Teenage births in Hawke's Bay have fallen to a record low, and one midwife is praising better access to contraceptives for the decrease.
Newly released data from Statistics New Zealand for the region show there were 147 recorded births in the region by mothers 19 years old and under - a 43 per cent drop on just seven years ago, and the lowest figure shown in publicly available figures, dating to 1991.
Teenage birth numbers averaged 230 for the eight years between 2003 and 2010, but have been below 200 for the last five years straight.
Ila Northe, a Napier midwife for 25 years, said the long-acting contraceptive implant Jadelle was popular and had resulted in fewer unplanned pregnancies.
Doctors insert one or two small Jadelle rods into an arm and progesterone is released into the bloodstream for three to five years, preventing the ovaries releasing an egg each month.
Since the Government began subsidising Jadelle in 2010, teen pregnancy rates have dropped 37 per cent throughout the country.
Total births in the Bay have also been on the decline, with 2015 figures the lowest since 2005.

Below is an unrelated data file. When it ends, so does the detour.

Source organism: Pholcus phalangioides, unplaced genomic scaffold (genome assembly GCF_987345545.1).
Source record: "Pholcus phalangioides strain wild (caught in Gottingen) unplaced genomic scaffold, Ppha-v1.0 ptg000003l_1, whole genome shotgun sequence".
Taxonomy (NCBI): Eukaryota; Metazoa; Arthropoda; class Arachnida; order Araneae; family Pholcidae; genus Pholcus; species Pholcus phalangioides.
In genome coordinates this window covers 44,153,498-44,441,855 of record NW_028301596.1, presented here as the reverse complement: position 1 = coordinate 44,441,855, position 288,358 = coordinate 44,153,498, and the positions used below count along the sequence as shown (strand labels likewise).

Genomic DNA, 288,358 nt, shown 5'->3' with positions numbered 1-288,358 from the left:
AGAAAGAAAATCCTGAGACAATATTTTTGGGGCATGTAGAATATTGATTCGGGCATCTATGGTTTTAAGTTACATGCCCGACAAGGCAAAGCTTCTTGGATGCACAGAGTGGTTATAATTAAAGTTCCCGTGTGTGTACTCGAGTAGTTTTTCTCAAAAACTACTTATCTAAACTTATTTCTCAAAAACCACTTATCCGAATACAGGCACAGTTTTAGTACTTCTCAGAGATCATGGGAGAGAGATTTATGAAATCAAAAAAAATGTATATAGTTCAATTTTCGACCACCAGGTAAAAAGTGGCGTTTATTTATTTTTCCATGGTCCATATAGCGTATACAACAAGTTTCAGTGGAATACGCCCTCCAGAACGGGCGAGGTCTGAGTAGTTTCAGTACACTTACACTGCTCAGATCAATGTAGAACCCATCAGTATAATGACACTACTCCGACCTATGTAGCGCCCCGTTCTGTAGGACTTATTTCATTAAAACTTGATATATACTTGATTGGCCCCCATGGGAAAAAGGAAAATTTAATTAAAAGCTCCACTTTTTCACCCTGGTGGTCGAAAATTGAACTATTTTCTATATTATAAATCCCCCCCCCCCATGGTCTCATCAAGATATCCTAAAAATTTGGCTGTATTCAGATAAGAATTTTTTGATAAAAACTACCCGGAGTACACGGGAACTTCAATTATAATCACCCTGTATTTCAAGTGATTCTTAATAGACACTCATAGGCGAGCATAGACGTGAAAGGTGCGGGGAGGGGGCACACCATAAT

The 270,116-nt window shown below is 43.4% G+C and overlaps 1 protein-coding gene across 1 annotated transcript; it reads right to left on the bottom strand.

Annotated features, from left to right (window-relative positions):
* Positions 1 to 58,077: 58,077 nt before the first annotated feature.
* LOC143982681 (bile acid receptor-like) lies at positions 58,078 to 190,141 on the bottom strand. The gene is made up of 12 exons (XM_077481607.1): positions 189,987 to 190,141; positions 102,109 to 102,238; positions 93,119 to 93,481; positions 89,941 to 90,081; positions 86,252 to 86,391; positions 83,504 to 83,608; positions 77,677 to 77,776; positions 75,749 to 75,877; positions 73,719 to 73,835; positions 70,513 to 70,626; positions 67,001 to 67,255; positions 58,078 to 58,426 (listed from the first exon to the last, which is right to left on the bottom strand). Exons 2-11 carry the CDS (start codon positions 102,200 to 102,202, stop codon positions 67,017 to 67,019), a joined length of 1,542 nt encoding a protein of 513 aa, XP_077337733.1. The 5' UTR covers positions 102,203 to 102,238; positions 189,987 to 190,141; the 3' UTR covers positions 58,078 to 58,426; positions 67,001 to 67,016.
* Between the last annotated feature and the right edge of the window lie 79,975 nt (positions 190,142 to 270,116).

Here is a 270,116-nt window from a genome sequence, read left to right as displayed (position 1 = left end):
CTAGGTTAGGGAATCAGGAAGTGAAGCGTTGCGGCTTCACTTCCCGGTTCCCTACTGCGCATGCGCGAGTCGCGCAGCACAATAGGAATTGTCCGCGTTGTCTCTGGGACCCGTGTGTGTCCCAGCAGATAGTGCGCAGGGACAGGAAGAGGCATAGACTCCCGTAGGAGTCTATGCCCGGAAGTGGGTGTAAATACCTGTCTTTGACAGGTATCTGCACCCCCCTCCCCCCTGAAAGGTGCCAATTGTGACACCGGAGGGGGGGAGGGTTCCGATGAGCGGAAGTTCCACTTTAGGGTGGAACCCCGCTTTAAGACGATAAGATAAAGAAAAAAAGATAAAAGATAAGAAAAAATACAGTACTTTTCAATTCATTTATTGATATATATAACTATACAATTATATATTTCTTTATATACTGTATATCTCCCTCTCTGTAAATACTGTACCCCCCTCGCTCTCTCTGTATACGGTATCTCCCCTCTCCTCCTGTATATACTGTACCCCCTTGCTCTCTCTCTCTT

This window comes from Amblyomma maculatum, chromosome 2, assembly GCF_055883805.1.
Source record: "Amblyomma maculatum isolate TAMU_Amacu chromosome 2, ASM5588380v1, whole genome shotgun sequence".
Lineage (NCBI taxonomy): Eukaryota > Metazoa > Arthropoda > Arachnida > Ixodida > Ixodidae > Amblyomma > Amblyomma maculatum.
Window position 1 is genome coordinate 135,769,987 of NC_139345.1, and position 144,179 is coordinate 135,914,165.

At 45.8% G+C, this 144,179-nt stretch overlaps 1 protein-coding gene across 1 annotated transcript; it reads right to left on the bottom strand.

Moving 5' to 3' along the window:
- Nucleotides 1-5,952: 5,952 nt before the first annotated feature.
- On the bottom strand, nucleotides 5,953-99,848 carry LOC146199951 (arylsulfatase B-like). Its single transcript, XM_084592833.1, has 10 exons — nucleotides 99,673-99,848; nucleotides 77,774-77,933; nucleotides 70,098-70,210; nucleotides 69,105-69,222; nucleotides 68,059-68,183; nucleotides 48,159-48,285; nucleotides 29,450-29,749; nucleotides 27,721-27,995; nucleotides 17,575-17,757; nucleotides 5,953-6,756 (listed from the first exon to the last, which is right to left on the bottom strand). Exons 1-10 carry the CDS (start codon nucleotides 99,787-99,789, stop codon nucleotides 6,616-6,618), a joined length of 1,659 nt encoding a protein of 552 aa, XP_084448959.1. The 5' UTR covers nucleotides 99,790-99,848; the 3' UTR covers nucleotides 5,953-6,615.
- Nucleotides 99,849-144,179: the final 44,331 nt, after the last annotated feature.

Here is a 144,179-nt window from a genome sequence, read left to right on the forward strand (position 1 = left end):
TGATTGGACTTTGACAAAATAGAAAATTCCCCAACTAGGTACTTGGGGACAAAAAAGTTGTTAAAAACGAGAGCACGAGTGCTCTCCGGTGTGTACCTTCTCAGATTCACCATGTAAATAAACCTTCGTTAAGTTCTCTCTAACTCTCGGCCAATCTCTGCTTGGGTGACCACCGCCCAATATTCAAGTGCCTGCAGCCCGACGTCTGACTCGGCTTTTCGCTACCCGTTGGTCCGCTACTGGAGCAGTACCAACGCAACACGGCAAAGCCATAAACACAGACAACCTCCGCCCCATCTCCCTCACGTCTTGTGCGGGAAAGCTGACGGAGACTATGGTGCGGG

Ms Northe said an increasing number of mothers were putting their jobs before having children.
"A lot of women are leaving it until their 30s before they even think about starting a family. They're busy having careers and doing other things."
Statistics show mothers having children later in life is becoming far more common. Nationwide, the number of mothers over the age of 40 has increased 64 per cent since the year 2000, and the number of mothers over 45 years old has tripled in the same time period.
College of Midwives midwifery adviser Lesley Dixon said waiting until the mid-30s to have children was common, and advances in fertility treatment comforted those worried about struggling to get pregnant naturally as they got older. "There's more support from IVF to become pregnant. In most developed countries women are delaying having children, which means some mothers will become pregnant in their 40s."
Rates of teenage pregnancy in New Zealand (18.7 per 1000 population) is far lower than both the United States (24.2) and United Kingdom (23.3), but higher than Australia (13).